Who are you really? That's the question being asked. Not what one does to earn a living. Not what one does in spare time or as a hobby. But we're normally too busy and distracted to address it. Paul Swann writes in his book on Sustaining Leadership, "It's as if we each carry a weighty rucksack that we fail to notice, because we have enough strength to carry it and enough busyness to be distracted from it. Then circumstances bring it to our attention and force us to deal with what we have been carrying." He states that it's taken him a long time to lessen the load and considerable professional help to begin emptying that rucksack, and he now carries a lighter load. He says that a key part of the healing process is to shed the outer layers of protection we have put in place and to accept who we are in our weakness.

That process, that path, stripping us of our worldly identity is part of our walk with God. We read on the second Sunday of Epiphany from Psalm 40. We identified with the psalmist, in reaching out to God. Key words and phrases from the psalm include, 'he heard my cry; he set my feet upon a rock, making my steps secure; a new song; trust; an open ear; steadfast love and faithfulness.' Words that uphold and encourage us. Words that speak of love, because God is love. He is love to all of us, for all of us, if we allow him. That love will shape our identity. In order that we might allow that love to pervade every part of our lives, we need to trust him.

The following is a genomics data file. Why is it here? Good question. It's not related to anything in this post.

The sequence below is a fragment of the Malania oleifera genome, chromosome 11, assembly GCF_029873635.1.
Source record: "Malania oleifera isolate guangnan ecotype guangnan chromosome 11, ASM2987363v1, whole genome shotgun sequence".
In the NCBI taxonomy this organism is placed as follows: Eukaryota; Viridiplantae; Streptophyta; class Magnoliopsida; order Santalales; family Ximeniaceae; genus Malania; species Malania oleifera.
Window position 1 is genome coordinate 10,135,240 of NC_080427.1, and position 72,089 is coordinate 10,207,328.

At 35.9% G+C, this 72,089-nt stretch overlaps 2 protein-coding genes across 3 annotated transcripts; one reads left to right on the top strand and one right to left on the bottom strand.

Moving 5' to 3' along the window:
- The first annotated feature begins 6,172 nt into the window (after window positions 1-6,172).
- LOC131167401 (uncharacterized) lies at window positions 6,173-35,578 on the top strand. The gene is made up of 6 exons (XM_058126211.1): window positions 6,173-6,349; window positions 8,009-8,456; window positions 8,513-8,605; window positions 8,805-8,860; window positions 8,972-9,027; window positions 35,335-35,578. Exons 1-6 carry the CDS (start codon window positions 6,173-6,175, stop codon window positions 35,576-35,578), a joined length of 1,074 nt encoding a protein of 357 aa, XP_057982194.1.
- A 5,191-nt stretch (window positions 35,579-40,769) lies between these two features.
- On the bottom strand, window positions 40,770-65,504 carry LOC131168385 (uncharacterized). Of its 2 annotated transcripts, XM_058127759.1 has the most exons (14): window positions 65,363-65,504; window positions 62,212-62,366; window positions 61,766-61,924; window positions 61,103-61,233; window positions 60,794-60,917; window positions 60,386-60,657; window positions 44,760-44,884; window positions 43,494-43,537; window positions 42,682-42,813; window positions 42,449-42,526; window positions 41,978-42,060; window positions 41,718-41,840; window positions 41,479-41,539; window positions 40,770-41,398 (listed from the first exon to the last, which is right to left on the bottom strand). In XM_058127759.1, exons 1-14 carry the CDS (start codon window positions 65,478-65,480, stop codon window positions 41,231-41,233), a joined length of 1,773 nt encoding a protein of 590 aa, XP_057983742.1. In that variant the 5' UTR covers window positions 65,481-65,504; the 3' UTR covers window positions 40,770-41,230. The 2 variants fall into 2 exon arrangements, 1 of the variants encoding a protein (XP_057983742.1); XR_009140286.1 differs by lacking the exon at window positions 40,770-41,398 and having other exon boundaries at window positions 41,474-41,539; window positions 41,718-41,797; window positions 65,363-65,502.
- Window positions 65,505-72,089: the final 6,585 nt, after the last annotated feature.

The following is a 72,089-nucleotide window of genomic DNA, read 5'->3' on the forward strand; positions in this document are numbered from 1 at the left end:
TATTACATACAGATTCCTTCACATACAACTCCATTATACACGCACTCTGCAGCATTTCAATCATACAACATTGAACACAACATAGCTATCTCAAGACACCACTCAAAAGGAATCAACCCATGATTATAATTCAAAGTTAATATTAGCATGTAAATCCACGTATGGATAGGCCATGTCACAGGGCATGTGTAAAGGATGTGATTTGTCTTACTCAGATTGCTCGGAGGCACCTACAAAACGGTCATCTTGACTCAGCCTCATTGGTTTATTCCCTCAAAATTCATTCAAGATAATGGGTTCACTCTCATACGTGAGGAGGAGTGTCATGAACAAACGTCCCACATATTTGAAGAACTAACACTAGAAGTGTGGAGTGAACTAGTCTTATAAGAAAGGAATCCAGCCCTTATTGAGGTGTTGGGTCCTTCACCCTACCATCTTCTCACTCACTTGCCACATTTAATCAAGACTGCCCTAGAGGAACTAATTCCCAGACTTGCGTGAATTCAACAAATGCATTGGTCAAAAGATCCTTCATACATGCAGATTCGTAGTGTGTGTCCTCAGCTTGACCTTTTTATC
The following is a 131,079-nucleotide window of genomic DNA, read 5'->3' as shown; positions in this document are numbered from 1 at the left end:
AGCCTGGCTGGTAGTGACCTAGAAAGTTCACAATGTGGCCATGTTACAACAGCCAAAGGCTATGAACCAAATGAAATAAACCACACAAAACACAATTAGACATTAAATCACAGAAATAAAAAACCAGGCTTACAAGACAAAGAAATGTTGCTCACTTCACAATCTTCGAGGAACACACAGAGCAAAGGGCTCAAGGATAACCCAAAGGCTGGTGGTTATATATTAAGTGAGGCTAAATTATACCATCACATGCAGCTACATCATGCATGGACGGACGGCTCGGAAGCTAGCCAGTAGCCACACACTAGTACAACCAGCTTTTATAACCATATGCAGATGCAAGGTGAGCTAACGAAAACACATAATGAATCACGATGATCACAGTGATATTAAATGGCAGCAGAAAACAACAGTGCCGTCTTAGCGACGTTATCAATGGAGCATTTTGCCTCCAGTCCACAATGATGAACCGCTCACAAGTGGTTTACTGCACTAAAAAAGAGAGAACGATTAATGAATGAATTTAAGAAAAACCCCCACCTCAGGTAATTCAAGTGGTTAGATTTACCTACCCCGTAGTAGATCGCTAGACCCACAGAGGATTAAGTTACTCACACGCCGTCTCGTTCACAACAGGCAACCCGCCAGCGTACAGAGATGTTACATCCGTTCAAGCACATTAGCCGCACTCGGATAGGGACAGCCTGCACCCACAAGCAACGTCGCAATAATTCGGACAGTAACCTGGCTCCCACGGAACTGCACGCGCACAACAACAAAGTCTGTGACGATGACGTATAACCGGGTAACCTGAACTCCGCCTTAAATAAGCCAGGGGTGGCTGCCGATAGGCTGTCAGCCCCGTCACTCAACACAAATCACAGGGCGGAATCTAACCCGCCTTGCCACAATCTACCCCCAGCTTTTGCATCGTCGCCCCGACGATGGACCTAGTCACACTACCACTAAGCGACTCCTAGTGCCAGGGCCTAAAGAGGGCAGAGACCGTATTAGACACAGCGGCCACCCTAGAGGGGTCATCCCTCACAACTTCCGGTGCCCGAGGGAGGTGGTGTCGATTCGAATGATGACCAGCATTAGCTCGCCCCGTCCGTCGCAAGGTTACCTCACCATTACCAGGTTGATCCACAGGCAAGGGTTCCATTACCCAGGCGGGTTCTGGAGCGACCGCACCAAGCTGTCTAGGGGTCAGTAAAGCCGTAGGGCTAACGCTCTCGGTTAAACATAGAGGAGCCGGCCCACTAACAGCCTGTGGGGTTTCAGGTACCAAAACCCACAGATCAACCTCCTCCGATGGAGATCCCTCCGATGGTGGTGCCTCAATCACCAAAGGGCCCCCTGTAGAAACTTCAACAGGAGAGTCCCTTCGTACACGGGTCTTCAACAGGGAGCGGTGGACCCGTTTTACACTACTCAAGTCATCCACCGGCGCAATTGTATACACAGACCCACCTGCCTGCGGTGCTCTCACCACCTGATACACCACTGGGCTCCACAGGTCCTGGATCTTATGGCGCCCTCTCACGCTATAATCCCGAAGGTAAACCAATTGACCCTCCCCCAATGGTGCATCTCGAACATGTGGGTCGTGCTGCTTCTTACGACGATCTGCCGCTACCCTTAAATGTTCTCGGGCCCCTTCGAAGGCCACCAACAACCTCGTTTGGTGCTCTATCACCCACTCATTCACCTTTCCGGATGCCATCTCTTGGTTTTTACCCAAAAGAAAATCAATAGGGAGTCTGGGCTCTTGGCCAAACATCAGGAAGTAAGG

As trust in God deepens, so our identity changes. No longer are we dependent on the views, the labels, the categorisations of others to give us our identity. We accept the label given us from society because of our need, as humans, to conform to something. Butů that is not who we are. Our identity lies with who God is, and who and what he represents. As the Psalmist said, "The Lord called me before I was born, while I was in my mother's womb he named me."

We are to be conformed to the likeness of Jesus. Henri Nouwen writes, "For as long as you can remember, you have been dependent on others to give you an identity. But now you are being asked to let go of all these self-made props and trust that God is enough for you." It is often when we lose our carefully crafted identity we experience God upholding us, and then we come out of that experience more alive. Our reality has changed in that we are no longer beholden to the labels, categories or aspersions cast by church or society but to that reality, that identity which God has for us.

I wonder, in this new season, whether this is an opportunity to change one's focus from the identity provided by the world to that held by God. One of steadfast love and faithfulness. One where identity is not marked by success or failure, but by God's unwavering love.

Ellie Charman